Lagerfeld Confidential

Empty

Empty

Koch Lorber Films

NEW YORK -- Those who consider the world of fashion to be superficial will find little to alter their opinion in "Lagerfeld Confidential," Rodolphe Marconi's film about famed designer Karl Lagerfeld. This shallow, impressionistic documentary offers a fly-on-the-wall perspective of its subject's jet-setting lifestyle but little actual analysis or information as to why he is important. The film recently received its U.S. theatrical premiere at New York's Film Forum.

Lagerfeld, famed for his visionary designs for the House of Chanel, is one of the most important figures in fashion. He certainly has cultivated a suitable look to sustain his glamorous aura: With his white ponytail, high Edwardian collar, fingerless gloves, huge sunglasses and all-black clothing, he looks, as he accurately puts it, like a "defrocked priest."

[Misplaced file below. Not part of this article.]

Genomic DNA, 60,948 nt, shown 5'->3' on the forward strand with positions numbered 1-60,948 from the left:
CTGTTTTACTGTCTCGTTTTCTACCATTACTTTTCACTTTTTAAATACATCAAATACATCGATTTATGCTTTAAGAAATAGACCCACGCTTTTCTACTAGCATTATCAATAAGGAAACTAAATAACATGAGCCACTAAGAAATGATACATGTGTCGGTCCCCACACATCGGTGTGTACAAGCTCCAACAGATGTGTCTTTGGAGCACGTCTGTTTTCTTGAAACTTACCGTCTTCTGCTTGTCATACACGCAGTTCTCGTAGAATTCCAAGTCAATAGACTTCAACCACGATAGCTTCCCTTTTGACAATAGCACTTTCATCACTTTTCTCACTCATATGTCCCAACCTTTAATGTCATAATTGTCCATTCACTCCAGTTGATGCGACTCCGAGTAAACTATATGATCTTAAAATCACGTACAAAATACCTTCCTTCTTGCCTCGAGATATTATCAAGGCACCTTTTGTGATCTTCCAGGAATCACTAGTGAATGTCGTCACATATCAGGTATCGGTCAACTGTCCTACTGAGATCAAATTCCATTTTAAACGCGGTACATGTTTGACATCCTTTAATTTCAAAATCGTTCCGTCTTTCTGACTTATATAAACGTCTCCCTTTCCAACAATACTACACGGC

Much screen time is given to interviews with Lagerfeld, who offers many pithy philosophical observations while actually divulging very little about his private life. Typical of the filmmaker's reluctance to press very far is the fact that, while many archival photos are included of the handsome designer in his younger years, there are no glimpses of him during the period in which he had gained a massive amount of weight.

We do get to observe the designer attending various fashion shows; working with his celebrity model Nicole Kidman (who is seen but not heard from); sketching designs; interacting with various associates and assistants; and most disturbingly, taking many photographs of nearly naked male models.

Unfortunately, those without extensive previous knowledge of Lagerfeld's legendary career will find little here to enlighten them, a sad waste considering the relative lack of serious cinematic explorations into the fashion world.
comments powered by Disqus